French president François Hollande unveiled €2 billion worth of job-boosting measures on Monday in an effort to bring down unemployment ahead an expected reelection bid next year.
Likening France’s persistently high unemployment rate to a “state of emergency,” the Socialist Party leader announced the creation of half a million vocational training schemes, new apprenticeships and subsidies for small companies.
“We have to act so that growth becomes more robust and job creation more abundant,” the president told business and labor leaders in Paris.
Hollande earlier vowed now to seek reelection in 2017 if unemployment hasn’t come down by then. The rate has been stuck at 10 percent since he was first elected in 2012.
Return to form
The latest policies are return to left-wing orthodoxy after Hollande earlier tried to boost job growth through €40 billion in business tax cuts over three years.
His government also liberalized Sunday shopping and intercity transport last year but needed to push the reforms through by decree. Many Socialist Party lawmakers had signaled their intention to vote down the changes.
Hollande started walking back his centrist turn in September when his government announced additional reforms that disappointed employers.
They included allowing some companies to opt out of particular labor regulations and negotiate working conditions directly with their employees rather than trade union representatives.
Proposals to push up the threshold at which overtime pay kicks in to forty hours per week, as is the case in most other European countries, and ironing out the differences between typically older, insider workers who enjoy full labor protections and younger outsiders who can only find temp jobs were abandoned.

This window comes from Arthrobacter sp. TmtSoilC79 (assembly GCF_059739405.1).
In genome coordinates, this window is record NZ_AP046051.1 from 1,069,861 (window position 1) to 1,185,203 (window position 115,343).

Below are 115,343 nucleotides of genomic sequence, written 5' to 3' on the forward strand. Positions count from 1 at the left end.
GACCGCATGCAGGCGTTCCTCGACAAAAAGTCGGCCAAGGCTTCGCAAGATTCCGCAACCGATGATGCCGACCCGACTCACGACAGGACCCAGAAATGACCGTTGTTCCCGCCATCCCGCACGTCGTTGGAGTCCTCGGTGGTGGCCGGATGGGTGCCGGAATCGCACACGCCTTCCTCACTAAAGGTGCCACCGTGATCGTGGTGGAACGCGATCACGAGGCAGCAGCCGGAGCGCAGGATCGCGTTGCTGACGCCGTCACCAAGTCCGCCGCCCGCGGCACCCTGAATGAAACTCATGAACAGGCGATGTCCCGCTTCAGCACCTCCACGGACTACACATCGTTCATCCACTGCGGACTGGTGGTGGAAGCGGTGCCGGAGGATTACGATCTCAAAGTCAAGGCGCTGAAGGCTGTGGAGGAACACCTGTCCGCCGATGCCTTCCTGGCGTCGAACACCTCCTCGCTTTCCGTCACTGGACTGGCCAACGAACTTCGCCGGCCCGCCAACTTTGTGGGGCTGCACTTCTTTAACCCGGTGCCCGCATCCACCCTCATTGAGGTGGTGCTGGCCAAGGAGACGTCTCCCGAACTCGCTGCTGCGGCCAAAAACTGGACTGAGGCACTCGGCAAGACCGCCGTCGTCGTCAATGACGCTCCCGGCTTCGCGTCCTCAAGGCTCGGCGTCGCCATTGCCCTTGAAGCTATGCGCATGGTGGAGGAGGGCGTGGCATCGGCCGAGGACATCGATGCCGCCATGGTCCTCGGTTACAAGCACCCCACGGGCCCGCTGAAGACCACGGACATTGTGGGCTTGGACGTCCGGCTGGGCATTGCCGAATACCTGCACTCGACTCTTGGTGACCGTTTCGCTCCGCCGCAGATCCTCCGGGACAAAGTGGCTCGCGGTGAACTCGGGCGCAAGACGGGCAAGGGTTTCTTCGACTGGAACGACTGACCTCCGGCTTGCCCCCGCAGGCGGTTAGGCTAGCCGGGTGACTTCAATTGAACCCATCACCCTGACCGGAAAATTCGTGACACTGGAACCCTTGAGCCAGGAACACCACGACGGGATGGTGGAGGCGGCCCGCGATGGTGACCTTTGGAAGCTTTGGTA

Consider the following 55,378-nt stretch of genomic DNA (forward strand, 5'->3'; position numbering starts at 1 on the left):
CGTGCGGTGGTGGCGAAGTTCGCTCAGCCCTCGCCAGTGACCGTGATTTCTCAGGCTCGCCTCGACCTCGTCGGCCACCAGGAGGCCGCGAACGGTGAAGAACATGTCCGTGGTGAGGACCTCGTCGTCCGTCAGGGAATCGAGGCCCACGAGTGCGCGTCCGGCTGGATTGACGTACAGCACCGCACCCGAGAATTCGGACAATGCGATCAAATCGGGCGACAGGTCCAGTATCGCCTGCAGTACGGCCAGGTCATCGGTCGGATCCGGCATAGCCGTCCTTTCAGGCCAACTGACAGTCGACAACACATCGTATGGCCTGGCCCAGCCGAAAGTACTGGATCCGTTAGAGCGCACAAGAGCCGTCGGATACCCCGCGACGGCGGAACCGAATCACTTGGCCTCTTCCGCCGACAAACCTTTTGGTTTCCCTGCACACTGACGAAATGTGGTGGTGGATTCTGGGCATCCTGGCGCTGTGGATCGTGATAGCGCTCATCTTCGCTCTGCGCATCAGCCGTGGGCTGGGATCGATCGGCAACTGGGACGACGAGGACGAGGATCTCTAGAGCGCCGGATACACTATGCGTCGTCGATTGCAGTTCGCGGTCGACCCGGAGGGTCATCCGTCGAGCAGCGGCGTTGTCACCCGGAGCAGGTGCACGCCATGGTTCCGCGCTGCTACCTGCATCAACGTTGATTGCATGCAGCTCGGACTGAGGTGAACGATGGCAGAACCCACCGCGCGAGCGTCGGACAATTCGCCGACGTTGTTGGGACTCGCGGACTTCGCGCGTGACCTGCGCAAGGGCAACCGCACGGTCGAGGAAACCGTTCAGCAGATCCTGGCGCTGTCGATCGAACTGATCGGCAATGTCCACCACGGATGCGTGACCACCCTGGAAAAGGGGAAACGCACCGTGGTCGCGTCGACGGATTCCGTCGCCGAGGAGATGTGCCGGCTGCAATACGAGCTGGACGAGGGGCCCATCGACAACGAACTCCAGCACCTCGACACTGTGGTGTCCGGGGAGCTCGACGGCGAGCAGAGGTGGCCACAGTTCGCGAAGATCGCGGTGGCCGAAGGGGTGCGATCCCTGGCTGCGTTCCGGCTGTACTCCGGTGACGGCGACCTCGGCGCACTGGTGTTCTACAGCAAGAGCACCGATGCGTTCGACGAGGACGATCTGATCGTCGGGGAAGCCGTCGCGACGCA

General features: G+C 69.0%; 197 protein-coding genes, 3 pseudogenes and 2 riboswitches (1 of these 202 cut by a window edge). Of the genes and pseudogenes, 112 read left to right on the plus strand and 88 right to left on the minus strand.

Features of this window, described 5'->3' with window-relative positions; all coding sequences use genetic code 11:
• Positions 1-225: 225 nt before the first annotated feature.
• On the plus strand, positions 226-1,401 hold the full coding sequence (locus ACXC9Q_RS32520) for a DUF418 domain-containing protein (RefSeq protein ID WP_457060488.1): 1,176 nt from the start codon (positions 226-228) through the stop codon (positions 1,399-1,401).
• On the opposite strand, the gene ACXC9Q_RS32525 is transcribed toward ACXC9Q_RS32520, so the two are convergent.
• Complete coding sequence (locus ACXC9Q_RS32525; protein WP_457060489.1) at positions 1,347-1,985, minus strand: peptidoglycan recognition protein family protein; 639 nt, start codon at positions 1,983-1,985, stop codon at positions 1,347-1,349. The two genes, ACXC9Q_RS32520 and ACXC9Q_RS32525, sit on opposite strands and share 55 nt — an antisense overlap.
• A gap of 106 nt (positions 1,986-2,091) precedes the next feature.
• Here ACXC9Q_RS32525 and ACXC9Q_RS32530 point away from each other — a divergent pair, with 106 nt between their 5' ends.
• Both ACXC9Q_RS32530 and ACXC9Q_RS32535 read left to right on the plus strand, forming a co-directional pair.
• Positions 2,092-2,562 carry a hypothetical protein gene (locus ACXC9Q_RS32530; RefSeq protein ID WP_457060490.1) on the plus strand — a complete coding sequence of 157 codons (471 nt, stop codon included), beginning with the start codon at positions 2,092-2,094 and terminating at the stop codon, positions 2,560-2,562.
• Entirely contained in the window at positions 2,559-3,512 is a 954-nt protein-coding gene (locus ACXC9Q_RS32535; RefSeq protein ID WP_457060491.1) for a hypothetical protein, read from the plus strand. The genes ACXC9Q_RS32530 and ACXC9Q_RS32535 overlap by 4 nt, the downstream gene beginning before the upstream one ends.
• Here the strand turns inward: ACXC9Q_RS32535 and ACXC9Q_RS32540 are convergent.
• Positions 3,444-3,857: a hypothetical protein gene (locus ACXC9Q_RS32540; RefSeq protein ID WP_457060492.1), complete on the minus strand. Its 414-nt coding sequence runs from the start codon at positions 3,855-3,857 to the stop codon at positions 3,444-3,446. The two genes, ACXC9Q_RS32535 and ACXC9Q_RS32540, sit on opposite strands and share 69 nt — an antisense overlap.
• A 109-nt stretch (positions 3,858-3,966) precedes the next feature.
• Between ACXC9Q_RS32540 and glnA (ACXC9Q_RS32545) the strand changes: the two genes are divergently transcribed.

France has long been urged by the European Commission and other international institutions like the Organization for Economic Cooperation and Development to simplify its layoff procedures and make hiring less expensive.
Excessive regulations and high social security contributions hinder labor mobility, they say, and add to labor costs which, at €34 per hour, far exceed the European average of €23.
Liberals and labor experts were again disappointed on Monday.
The business magazine Challenges argues that the president is at least making it less expensive for firms to hire — if through subsidies. But if unemployment is really tantamount to a “state of emergency,” the magazine says, the measures Hollande announced on Monday fall well short.
Le Point, a conservative weekly, is even less sympathetic, calling the creation of more training programs a “magic trick” because it will allow the government to officially discount 500,000 jobseekers as unemployed without giving them work.
Nicolas Lecaussin, the head of the liberal Institute for Research in Economic and Fiscal Issues, told the Financial Times, “Training schemes are controlled by unions and efforts to boost apprenticeships have failed repeatedly over the years. As always when presidential elections loom, we’re entering a phase of public spending increases.”
The British newspaper itself calls the latest reforms a missed opportunity.
A reform of the labor code — the last big piece of legislation expected before the presidential elections — should be an opportunity to make more fundamental changes. It is disappointing that Mr Hollande has already significantly limited its scope: promising not to touch the sacrosanct 35-hour workweek or the permanent contracts most in need of reform.
Polls have shown that up to 70 percent of the French favor getting rid of the 35-hour workweek. Most already work more hours anyway: 37 per week on average, according to the OECD.
Yet it remains the third rail of French politics.
The right can’t touch it without confirming deeply-held suspicions that, despite decades of statism, it is still committed to “neoliberal” reform.
Hollande won’t dare raise it for fear of bringing the trade unions to the streets and fracturing his left-wing coalition.